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Archaeological excavations at Birrigai Rock Shelter have confirmed the existence of Aboriginal habitation in the Tidbinbilla Valley going back some 21,000 years.

The first European to settle in the valley was George Webb who squatted here in1832, prior to obtaining formal government approval, in the 1860s. There is some debate as to when the original homestead was constructed here by English settlers George Green and George Hatcliff, who built many properties in the area. Best available evidence suggest that it was built in 1895 for Henry Ffrench Gillman, an Irish poet and grazier who christened it Nil Desperandum, the name it retains today. Regular readers will know that if there is an Irish connection with anything I visit I like to find it… I was surprised with this one!

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Nil Desperandum or in its longer form Nil Desperandum Auspice Deo roughly means “Don’t Despair, Trust in God” or in the Australian vernacular – “give it a go”.

Why Gillman christened it so is not clear but by settling in the area at that time he was certainly “giving it a go” and needed all the help from above that he could muster.

On Nil Desperandum, Gillman wrote:
“…….
Tho’ many cities I have seen, now I dwell neath the blue gum tree
Nor change would I for palace walls my home in forest free.
Nil Desperandum is its motto – always mine in days that’s past
I’ve graved it on my homestead flag, and nailed it to the mast.”

Post Gillman, the cottage was occupied by the Blewitt (1931-1950) and Gilmour families (1950-1994) though the Government acquired the property in 1988. Gillman returned to Ireland and died in 1835 so contrary to what you might hear or imagine he had no part in the Eucalypt Distillery which existed here in the 1940s. This particular one, and there were many in the region, was the work of three Czechoslovakians. Apparently the aroma of steaming eucalypt/peppermint could be smelt throughout the valley when distilling was underway.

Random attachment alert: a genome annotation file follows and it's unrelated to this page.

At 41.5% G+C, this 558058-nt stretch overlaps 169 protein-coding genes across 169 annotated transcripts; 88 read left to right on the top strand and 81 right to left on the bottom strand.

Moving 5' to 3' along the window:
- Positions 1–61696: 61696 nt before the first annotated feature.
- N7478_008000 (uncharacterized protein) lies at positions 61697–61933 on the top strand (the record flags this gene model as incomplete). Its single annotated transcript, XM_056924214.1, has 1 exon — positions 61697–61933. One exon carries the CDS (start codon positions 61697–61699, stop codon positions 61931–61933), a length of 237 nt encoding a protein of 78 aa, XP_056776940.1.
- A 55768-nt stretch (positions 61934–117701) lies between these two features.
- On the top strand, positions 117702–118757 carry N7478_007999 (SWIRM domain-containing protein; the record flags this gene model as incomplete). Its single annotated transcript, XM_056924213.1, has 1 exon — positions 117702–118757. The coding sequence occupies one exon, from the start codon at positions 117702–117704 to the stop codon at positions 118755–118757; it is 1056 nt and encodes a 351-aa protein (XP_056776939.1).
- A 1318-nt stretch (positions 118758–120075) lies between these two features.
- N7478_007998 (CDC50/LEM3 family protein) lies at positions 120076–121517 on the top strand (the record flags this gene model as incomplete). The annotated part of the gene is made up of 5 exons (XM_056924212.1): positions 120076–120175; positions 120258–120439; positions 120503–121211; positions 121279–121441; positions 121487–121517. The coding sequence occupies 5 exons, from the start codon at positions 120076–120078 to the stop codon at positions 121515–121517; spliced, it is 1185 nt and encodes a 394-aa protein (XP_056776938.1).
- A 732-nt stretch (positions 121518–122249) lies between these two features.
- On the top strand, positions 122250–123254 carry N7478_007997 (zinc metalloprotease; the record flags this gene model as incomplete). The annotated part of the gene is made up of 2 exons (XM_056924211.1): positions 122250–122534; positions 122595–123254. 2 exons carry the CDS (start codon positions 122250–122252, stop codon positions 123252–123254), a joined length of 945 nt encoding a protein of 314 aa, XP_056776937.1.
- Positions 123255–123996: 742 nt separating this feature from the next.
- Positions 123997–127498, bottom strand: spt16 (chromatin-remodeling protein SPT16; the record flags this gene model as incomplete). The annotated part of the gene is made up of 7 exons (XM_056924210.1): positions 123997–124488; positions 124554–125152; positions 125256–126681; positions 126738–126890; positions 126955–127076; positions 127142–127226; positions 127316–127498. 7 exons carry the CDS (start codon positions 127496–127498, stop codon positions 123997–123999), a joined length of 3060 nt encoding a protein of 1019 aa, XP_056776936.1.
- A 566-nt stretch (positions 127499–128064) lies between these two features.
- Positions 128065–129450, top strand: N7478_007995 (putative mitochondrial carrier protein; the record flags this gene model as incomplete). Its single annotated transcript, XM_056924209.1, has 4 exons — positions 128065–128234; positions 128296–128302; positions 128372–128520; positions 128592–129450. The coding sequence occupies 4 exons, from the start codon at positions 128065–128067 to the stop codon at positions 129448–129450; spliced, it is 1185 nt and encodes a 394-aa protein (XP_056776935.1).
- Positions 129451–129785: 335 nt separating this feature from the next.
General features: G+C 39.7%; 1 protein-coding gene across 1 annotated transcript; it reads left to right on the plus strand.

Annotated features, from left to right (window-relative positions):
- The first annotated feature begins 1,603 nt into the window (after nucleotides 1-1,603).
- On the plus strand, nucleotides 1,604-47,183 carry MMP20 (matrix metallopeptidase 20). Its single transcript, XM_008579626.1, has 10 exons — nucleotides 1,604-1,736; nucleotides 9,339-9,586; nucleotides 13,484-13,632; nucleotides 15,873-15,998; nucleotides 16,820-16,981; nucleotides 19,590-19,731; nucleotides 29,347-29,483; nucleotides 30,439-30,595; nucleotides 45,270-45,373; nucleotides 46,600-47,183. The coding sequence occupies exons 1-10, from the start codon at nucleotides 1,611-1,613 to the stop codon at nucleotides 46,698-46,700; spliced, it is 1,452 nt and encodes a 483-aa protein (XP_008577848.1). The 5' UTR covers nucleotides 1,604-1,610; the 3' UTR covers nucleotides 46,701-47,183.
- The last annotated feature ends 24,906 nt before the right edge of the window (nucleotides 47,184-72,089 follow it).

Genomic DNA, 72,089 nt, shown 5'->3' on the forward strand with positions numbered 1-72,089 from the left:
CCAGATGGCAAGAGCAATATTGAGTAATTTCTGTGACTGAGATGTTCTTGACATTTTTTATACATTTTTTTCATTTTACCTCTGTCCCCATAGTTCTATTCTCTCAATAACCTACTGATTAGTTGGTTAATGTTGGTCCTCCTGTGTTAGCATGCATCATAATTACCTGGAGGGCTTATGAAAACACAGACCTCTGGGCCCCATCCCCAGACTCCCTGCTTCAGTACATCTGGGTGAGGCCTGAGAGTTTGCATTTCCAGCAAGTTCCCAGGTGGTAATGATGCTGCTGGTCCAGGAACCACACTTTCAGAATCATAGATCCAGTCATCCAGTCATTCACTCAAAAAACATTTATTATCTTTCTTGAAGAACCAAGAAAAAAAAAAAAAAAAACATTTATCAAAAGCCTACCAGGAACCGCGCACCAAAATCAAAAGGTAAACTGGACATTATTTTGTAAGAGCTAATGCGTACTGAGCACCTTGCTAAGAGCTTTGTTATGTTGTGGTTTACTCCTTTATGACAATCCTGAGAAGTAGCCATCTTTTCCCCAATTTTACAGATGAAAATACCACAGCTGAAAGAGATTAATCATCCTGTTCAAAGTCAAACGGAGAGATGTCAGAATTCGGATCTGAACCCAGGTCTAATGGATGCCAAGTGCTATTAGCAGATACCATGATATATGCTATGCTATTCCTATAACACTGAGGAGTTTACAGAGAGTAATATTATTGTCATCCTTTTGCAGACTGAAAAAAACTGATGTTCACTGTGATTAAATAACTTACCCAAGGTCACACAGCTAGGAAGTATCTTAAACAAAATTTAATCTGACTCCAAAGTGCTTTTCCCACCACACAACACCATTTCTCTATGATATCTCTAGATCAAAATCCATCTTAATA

The original four room rammed clay cottage did change a bit over the years (the bathroom – now gone – was painted a deep purple in 1975!) and was ruined and indeed almost obliterated in 2003 when bushfires raged through Tidbinbilla and made it into the southern suburbs of Canberra (picture 3 -courtesy Tidbinbilla Nature Reserve literature).

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The cottage was reconstructed and its current layout is as it was when built in 1895.

Around the cottage you can find traces of the former distillery and old rusty beds etc – reminders of the 2003 bush fire.

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Down from the cottage is a nice lake  – used for water and irrigation purposes in days gone by. The gardens and surrounding area are both well maintained and the current cottage can be rented out (contact the visitors centre) for around $149 (2017) for up to six people. Be aware – the cottage is basic and abolition facilities are outside. My final attached picture is of the kitchen / dining room as it stood – Oct 2013.

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The cottage is accessed via the Nil Desperandum Walk (separate tip) – a 3-4 hour hard walk from the Tidbinbilla Nature Reserve’s visitor centre. As far as I know there is no access for non park vehicles – check with the visitors centre if you are seeking to stay here.

For details on park entrance fees and other general information about the Reserve and links to other walks see my introductory Tidbinbilla review.

Address: Paddy’s River Road, via Cotter Road (Weston Creek
Directions: Follow Tourist Route 5 from Canberra.
Website: https://www.tidbinbilla.act.gov.au/home


This blog entry is one of a group (loop) of entries on Tidbinbilla Nature Reserve.  To continue with my next entry chick HERE.

To start at the beginning of this loop click HERE.


 

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